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Remember Me Review


The amnesiac plot device has been done to death in computer games; it is a tried and tested and easy way to put the player in the protagonists boots, viewing the word through their eyes for the first time, plus it gives you the chance to slowly build your powers as you "remember" what happened prior, usually after a boss fight. Remember Me is no different, but from this overused tale you quickly realise that you are indeed playing something quite special.

For starters, the realisation of this futuristic world is one of the best I have seen in a long time, feeling like the premise of a Charlie Brooker Black Mirror episode, showing that even with superior technology humanity still will have its many faults, this time being the over addictive nature of Sensen, a memory sharing device. Set in Neo-Paris 2084, the population of the city is hooked, a city built from the ravages of the European Civil War, from the lowly slums of the underworld to the upper echelons of society, Sensen is in everyday use, augmenting reality with heads up displays and also granting the users the ability to share and trade in memories. Whilst the rich use it for mundane tasks like shopping the lower class slowly lose their humanity, sharing far too many memories, fragmenting their minds and turning into Leapers.

Though the advertisements at the start show Memorize to be a wholesome and wonderful company, something is not quite right behind the scenes, with the fantastically laid out intro really putting you in Nilin's shoes, having no idea what occurred before other than her name; the whole world seeming alien, every person walking around with these strange "holographic"devices at the base of their neck, some looking more healthy than others. Lead by guards to have her final memories wiped by one of the doctors, an unknown saviour, Edge assists with her escape, with a promise of rebuilding her fractured memories, though as it turns out, some memories are best left forgotten.

This extremely exciting story is backed up by some fantastic visuals, offering oppressive and shadowy lighting effects during the scarier Leaper inhabited areas, water effects in the recently flooded Parisian streets, an industrial feel to the automated offices and corridors and crisp whites that burn though the screen when in a more clinical, digital world. The blend of real and digital runs throughout the whole game, with it feeling like you are viewing Nilin’s actions like another memory, when close to death the screen will start to have glitches, bits of code missing, clearing up when you regain health and the same goes for the music, a superb electronic and classical mash-up, skipping, glitching and racing along at all the right moments, giving the game a real heartbeat.



It soon becomes very clear that Nilin is in fact quite unique, whilst the harvesting and joining of memories is nothing special with the Sensen, with every user able to revisit and share their memories, be they happy or sad; Nilin can also can manipulate and steal memories, a trait that appears to have gotten her in trouble in the past, if only she can remember what happened. The Memory Remix trick appears at set points of the game, with Nilin using her powers to sift through memories of her target and then alter them, thus in the real world altering their perception and getting them to work for her rather than against. Presented in the way of an interactive cut scene, you first view events that originally occurred, then, by way of manipulation you are able to rewind the scene frame by frame, looking for glitches on the memory and with these then alter the events in the person’s memory. The first instance is probably the best example, with a bounty hunter searching for Nilin, using the cash to pay for her partner’s treatment. Within the memory, surgeons are trying to save him from reverting to a Leaper, but are charging ridiculous costs, leaving the bounty hunter with no choice but to use her skills and hunt Nilin. With the Memory Remix left alone nothing will change, but by altering the memory, be they turning off heart monitors or loosening wrist bindings, each will have their own repercussions, some alter the memory only slightly, others will grant you what is required whilst others may actually feedback and kill your target, requiring more lateral thinking to get the desired result.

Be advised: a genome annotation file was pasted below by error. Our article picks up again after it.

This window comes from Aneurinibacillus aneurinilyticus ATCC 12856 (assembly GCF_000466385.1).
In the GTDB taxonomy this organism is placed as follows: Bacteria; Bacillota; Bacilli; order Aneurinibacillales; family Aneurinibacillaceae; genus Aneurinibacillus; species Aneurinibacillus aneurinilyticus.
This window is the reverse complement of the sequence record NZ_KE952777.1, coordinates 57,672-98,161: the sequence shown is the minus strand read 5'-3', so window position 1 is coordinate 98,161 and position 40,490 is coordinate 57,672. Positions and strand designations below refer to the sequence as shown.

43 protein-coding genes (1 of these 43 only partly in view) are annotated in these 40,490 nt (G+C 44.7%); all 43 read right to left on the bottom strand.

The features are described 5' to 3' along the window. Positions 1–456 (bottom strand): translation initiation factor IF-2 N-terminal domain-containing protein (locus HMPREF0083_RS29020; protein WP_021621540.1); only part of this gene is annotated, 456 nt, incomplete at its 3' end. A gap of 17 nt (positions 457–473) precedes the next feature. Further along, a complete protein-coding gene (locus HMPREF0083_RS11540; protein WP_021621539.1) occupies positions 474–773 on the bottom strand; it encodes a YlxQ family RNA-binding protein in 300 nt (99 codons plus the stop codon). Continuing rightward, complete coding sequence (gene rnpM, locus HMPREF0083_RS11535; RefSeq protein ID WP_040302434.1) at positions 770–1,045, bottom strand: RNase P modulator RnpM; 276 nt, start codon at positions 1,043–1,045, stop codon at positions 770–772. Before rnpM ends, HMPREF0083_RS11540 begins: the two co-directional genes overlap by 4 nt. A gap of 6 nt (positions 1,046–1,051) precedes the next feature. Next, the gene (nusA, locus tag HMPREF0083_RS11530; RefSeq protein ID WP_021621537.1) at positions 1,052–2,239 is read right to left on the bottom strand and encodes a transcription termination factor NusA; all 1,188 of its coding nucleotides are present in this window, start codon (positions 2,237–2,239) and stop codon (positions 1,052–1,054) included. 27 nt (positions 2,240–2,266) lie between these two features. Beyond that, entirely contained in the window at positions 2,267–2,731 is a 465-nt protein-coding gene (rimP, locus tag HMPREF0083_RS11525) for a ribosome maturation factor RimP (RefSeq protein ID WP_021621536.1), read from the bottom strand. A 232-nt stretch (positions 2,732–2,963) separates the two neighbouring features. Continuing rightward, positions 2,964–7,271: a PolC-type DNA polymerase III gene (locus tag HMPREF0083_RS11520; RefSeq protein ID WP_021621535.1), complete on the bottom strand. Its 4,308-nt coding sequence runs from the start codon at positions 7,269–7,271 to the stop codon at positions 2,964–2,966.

Along with manipulation Nilin is also able to steal memories, allowing her to use certain parts of the mind as markers, or Remembranes. These will appear on the floor and once activated will relive parts of that stolen memory, handy for negotiating mine fields or searching or hidden doorways.

Though the Sensen aspect is spread through the game, the majority of the game's action is a blend of platforming and fighting, with the platform action being very similar to titles like Tomb Raider and Uncharted, jumping gaps, shimmying across ledges and climbing pipes, trying to get to the next checkpoint. The fighting is more akin to the Batman Arkham games (though not as fluid), allowing you to string together blows over a succession of enemies whilst dodging attacks by jumping or rolling when a red exclamation appears over an enemy. Though initially a little light on offensive moves, as you progress Nilin will earn plenty of new combos and even special powers called S.Pressens that act like bombs or stun attacks. To add a little variety to the action there are also a few puzzle elements, solved by using Nilin’s Spammer, a glove that can shoot specific enemies and also control locks and moveable objects.